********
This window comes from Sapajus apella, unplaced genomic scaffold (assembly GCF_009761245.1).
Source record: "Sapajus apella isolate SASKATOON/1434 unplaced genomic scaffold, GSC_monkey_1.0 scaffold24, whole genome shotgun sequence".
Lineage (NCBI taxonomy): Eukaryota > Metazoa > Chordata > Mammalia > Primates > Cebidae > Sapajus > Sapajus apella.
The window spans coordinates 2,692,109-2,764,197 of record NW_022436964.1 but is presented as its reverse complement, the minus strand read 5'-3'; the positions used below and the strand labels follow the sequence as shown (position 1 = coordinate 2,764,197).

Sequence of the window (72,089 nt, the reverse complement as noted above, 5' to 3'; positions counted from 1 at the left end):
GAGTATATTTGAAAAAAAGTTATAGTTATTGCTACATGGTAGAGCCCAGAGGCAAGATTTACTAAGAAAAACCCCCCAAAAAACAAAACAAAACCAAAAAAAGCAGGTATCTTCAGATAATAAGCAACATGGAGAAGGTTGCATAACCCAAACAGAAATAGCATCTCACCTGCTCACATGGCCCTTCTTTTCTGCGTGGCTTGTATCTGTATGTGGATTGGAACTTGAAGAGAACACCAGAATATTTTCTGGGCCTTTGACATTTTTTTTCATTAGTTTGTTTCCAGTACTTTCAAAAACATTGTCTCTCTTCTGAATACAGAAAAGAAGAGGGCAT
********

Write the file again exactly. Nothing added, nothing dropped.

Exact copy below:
This window comes from Sapajus apella, unplaced genomic scaffold (assembly GCF_009761245.1).
Source record: "Sapajus apella isolate SASKATOON/1434 unplaced genomic scaffold, GSC_monkey_1.0 scaffold24, whole genome shotgun sequence".
Lineage (NCBI taxonomy): Eukaryota > Metazoa > Chordata > Mammalia > Primates > Cebidae > Sapajus > Sapajus apella.
The window spans coordinates 2,692,109-2,764,197 of record NW_022436964.1 but is presented as its reverse complement, the minus strand read 5'-3'; the positions used below and the strand labels follow the sequence as shown (position 1 = coordinate 2,764,197).

Sequence of the window (72,089 nt, the reverse complement as noted above, 5' to 3'; positions counted from 1 at the left end):
GAGTATATTTGAAAAAAAGTTATAGTTATTGCTACATGGTAGAGCCCAGAGGCAAGATTTACTAAGAAAAACCCCCCAAAAAACAAAACAAAACCAAAAAAAGCAGGTATCTTCAGATAATAAGCAACATGGAGAAGGTTGCATAACCCAAACAGAAATAGCATCTCACCTGCTCACATGGCCCTTCTTTTCTGCGTGGCTTGTATCTGTATGTGGATTGGAACTTGAAGAGAACACCAGAATATTTTCTGGGCCTTTGACATTTTTTTTCATTAGTTTGTTTCCAGTACTTTCAAAAACATTGTCTCTCTTCTGAATACAGAAAAGAAGAGGGCAT